A driving theme is also how the detectives will seemingly go to any lengths to get confessions. The savage police brutality only further adds that even the so-called "good-guys" are just as sketchy, leading to very little in the way of actually likable characters and gave me a weird sense of alienation. Yet, you never get a sense that Bong Joon Ho is casting judgement but rather presents these morally grey police, police with the ideology that they are doing what's right for the greater good. Even if those means are cruel.  Its interesting that this film plays very by-the-numbers at first yet as it unravels the movie is more about the impact on the detectives sanity rather than the murders themselves. In fact, I think it's all the more brilliant and unsettling that we never actually find out who the killer is. It's a splinter in the mind of all those who worked on the case and, just as in real life the crime isn't wrapped up neatly at the finale. I know there is probably much more in the way of deeper meaning, subtext and metaphor that I didn't cover but this is my reflections upon my first viewing. What I took away is a staggeringly engrossing character study wrapped in a police thriller. Check it out! 

The Mortal Storm (1940) Warner Archives Blu Ray Review

 The Mortal Storm (1940) Warner Archives 11/03/2020

Directed By: Frank Borzage 

Starring: James Stewart, Margaret Sullivan, Robert Young, Frank Morgan

Disclaimer: Warner Archives has provided me with a copy of this film free of charge for the purposes of review. All opinions contained within are my own honest reflections. 

      The film takes place at the rise of Hitler. Now a once happy family is torn apart and divided by the rise the Nazi regime. Mortal Storm is that rare work of art that is just as powerful and effective today as it was in 1940. The filmmakers smartly chooses to frame the rise of fascism through the lens of a typical happy family. The idea of how ideology can greatly divide a family still plays out in many households, especially that relative that must talk politics around the Thanksgiving table. This is of course taken to the extreme  yet, its so painfully topical. The film is helmed by two time Oscar winner Frank Borzage who shockingly was not even nominated for this film, in fact Mortal Storm wasn't nominated for anything that year. Its a shame because this movie is so incredibly well directed with tense, harrowing moments brought to life by some amazing performances. 

   Although its a safe bet to have James Stewart play the everyman good guy caught up in this dark time in history its also the right one. Because really, I cannot think of any other Golden Age actor that so embodied American can-do spirit. He makes for the perfect viewpoint character as the actor was beloved at the time and is still regarded as of the the greatest actors of his time. The film pairs Stewart with Margaret Sullivan. The duo released a breezy Christmas movie also released in 1940 called The Shop Around the Corner. Sullivan was a truly amazing actress that had talent to spare, ease in front of the camera and beauty. She commands every scene she is in and is never over shadowed by her male counterparts. This also has excellent sporting actors like Frank Morgan giving probably his greatest performance. Irene Rich, Robert Young and Maria Ouspenskaya all shine in this as well. The Mortal Storm is a film that seems to fall through the cracks when it comes to discussing classic films from this period, yet is still harrowing and heartbreaking all these decades later. If you have slept on this movie now is the time to re-discover it because its really a well written, beautifully directed and acted film with a message that is still very useful in 2020.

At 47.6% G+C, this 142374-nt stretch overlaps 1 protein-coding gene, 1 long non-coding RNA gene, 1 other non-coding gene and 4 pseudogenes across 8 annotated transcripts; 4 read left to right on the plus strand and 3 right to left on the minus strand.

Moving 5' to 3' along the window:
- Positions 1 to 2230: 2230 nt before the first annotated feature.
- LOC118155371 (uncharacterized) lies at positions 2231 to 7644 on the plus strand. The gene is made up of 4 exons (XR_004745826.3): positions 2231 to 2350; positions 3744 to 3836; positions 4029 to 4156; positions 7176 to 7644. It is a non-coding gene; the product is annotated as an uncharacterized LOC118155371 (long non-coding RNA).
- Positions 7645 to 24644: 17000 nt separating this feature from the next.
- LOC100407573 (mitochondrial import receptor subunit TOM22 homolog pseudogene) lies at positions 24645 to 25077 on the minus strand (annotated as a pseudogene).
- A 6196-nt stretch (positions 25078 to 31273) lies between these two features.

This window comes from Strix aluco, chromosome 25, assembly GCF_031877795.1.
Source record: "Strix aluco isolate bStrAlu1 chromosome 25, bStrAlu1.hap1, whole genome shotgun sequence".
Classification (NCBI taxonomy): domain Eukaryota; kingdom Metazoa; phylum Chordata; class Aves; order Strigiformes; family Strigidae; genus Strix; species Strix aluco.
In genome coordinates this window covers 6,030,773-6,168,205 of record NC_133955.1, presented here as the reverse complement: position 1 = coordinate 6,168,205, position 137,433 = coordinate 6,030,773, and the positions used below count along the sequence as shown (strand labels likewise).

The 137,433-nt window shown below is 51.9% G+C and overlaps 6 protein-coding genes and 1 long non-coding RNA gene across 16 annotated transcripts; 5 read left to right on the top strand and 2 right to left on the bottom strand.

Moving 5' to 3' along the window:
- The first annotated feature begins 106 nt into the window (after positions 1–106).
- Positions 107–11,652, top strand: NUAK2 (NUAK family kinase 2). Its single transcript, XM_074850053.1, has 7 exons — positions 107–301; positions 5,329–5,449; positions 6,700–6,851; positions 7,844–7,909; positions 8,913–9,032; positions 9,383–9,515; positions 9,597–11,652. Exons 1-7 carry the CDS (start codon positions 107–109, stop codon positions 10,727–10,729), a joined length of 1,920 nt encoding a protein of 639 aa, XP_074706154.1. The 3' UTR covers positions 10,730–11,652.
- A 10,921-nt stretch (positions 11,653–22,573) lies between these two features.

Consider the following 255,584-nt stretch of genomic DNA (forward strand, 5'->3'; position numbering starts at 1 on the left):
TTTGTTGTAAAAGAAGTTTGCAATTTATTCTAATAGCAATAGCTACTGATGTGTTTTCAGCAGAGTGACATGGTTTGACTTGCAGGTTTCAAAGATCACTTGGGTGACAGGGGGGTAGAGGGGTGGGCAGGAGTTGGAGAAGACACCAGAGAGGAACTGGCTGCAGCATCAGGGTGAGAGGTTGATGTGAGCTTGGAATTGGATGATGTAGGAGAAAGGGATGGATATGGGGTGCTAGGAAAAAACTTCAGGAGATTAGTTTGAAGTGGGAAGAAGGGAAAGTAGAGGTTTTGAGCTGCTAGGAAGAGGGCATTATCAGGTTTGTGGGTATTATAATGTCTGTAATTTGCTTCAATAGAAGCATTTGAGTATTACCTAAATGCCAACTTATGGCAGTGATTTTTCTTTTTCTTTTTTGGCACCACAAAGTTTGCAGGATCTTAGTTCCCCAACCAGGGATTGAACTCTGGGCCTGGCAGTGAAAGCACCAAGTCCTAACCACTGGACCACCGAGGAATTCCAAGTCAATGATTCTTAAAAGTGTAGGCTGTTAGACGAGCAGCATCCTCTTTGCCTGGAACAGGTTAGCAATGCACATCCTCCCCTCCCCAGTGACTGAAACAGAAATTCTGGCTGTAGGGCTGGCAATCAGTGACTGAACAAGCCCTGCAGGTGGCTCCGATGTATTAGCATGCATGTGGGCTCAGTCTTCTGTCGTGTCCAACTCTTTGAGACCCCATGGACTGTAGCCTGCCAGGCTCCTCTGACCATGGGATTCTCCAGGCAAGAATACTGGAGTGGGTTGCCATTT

Picture: Mortal Storm is been given a brand new 4k transfer using the best surviving elements. The film looks stunning with a nice crisp and clean image. Blacks are deep and well handled and the grain is very fine and consistent throughout. It always amazing me how Warner Archives can scrub these films of artifacts, scratches and dirt. I think it really celebrates this worthwhile film. 

Sound: Mortal Storm sports a nice DTS 2.0 track. The film has very little background noise and dialogue comes through very nicely. 

Extras: Peace on Earth (8mins) a classic Christmas short that is actually a pretty bleak Anti-war outing. This is surprising as most studios were doing pro-war propaganda shorts live action and animated. I believe this is in HD because it looks stunning with colors that pop. Another short Meet the Fleet (20mins) is the polar opposite of Peace on Earth, which is a gung-ho pro-war short. 

Monday, October 26, 2020

Just in time for Halloween Luigi Cozzi's The Black Cat (1989) Severin Films Blu Ray Review